Biography[ edit ] Early days — [ edit ] Criss Oliva and his brother Jon formed their first band together, Avatar, infrom the ashes of their former bands Tower and Alien respectively.
Jeff Lynne Produced By: Jeff Lynne Engineered By: Jeff Lynne vocals, guitar, piano, synthesizerBev Bevan drums, percussionRichard Tandy grand piano, synthesizer, electric piano, clavinetKelly Groucutt bass, vocals Initially Released On: Some time between and Record Location: Its recording is significant to the band's history because it was not written or recorded in the typical manner.
Jeff Lynne wrote the song while in the studio late in the Discovery sessions. He sampled a drum track from a song recorded earlier in the session, slowed it down, and looped it continuously to create a new song. Using this looped beat, Jeff wrote the song on piano in the studio and immediately following created the basic backing track all by himself.
Later, Jeff wrote the words and they were added to the song along with the final touches. It is unclear if other band members, if any, were directly involved in the song, although it is likely that Richard Tandy added the keyboard flourishes throughout.
Musicland Studios engineer [Reinhold] Mack today declares that he inspired the song by one day telling Jeff to ditch the strings and just have a jam session; the truth of this remains uncorroborated as Jeff, Bev and Richard have never mentioned Mack's involvement at all and have only ever credited Jeff.
The song features no strings and is the first ELO song released to not have them included. In the UK, it is the second highest charting single with Xanadu as the top single in It entered the UK chart on September 1,peaked at 3 on September 22, and spent 8 weeks in the chart.
It is ELO's sixteenth Billboard chart single. Also of interest, this song features no strings and is the first ELO song ever to not use an orchestra at all.
It is unclear why no strings were used. It is well documented that Jeff was getting tired of the requirement for having to use an orchestra on all his songs and the Discovery sessions were the first ELO sessions in which the band's string players were not used in the studio and they were dismissed from the band shortly after the album's release.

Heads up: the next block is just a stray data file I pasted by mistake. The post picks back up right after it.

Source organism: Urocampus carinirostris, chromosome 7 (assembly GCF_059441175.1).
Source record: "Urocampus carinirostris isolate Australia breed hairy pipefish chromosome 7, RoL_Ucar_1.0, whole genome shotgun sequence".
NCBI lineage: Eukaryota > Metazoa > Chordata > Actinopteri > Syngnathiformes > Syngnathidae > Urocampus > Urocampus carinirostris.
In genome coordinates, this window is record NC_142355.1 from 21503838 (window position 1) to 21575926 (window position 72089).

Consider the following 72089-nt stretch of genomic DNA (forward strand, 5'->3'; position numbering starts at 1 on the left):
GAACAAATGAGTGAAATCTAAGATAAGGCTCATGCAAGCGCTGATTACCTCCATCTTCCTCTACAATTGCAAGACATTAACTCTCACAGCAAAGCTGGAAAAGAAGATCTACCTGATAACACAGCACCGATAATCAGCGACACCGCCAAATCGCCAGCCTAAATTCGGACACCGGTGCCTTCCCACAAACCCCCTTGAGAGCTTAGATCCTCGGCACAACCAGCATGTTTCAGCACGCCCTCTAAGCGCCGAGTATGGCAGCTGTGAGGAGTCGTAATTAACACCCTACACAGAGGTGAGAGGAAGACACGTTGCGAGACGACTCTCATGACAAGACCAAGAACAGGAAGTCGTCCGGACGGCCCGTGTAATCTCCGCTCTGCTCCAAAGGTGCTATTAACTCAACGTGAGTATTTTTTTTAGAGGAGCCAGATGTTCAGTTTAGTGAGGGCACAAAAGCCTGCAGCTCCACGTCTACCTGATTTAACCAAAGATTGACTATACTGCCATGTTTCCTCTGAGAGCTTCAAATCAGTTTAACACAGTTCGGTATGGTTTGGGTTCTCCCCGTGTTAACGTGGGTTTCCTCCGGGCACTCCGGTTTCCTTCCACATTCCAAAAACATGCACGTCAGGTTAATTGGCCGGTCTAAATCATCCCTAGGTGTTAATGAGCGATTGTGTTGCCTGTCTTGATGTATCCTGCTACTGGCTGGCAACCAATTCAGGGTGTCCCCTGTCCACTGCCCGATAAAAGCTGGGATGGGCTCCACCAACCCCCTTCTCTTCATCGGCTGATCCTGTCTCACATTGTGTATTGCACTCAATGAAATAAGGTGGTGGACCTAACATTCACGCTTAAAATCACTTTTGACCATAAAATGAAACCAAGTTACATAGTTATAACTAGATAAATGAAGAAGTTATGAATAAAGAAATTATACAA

It is likely that Jeff completed the backing track and concluded that the song simply didn't need strings, so he never added them to the song.
Indeed, Don't Bring Me Down was such a big success for the band that Jeff likely decided at that time that the use of strings would be reduced on all future recordings. Jeff has remained coy about from which song he sampled the drum beat and it might be the case that he doesn't recall himself where it is from.
Audio evidence shows and engineer Mack confirm that it was taken from On The Run, recorded earlier for the Discovery album. At the beginning of the song, Jeff can be heard counting in the song one, two-- one, two, three, four.
This appears to be Jeff having a bit of a joke, because a count-in was not actually needed for the song. The song is not actually a live in studio performance by the full band, but rather a song that is fabricated from the sampled drum beat and Jeff himself playing various instruments to make the backing track.
The count-in was probably added after the backing track was recorded. The chorus uses the nonsense word "grroosss" as it is written in the liner notes which has caused much confusion and amusement over the years.
This word has no meaning and was simply a word that Jeff had made up on the spot as he was recording the vocals. While recording at Musicland Studios in Germany, Mack according to Jeff expressed his surprise at Jeff's use of a German word in his lyrics.
It was totally by accident that Jeff's made up word "grroosss" sounded like the German word, but the decision was made to leave it in the song. Later, upon the song's release, many people misinterpreted this word as "Bruce" as if Jeff were singing the song to an imaginary person named Bruce which would be odd considering that in the song, he is singing to a female.
Somehow the rumor even started that this was a veiled reference in a lawyer for the band named Bruce, which is totally false. In any case, Jeff noted that during live shows, many fans sang the lyric as "Bruce" rather than "grroosss". Shortly afterwards, he began singing it as "Bruce" as well.
And Jeff sang the lyric as "Bruce" on the new solo version that he recorded in the s, showing that he considers "Bruce" the more correct lyric now.
Also of note, in an interview, Mack declared that the original lyric actually was "Bruce" in reference to an upcoming Australian tour, but the decision was made to change it to "grroosss" instead for the record.
Mack is probably misremembering a few things here as there was no upcoming Australian tour and no other mention of it ever being "Bruce" originally has ever otherwise been made."Dave Clark and the Woodshed Orchestra have this amazing ability to make real life sound like the best musical in the world.
I can't name another group of people who sound so joyous together, get to some essential truths about living, and dance their pants off doing it.
Margie Adam, Songwriter () The "women's music" movement of the 70s produced a number of artists who rose above the stereotype of mild-mannered, piano-playing lesbians singing about unicorns. “A man who wants to lead the orchestra must turn his back on the crowd.” ~ Max Lucado.
I have always loved this quote and I believe it, because I see so many people in leadership who spend a lot of time wanting to be “in the crowd” instead of leading the crowd.
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Many people have requested a post of the Carpenters’ schedule of concerts and tours. After several hours of compiling this list I am happy to present this to you.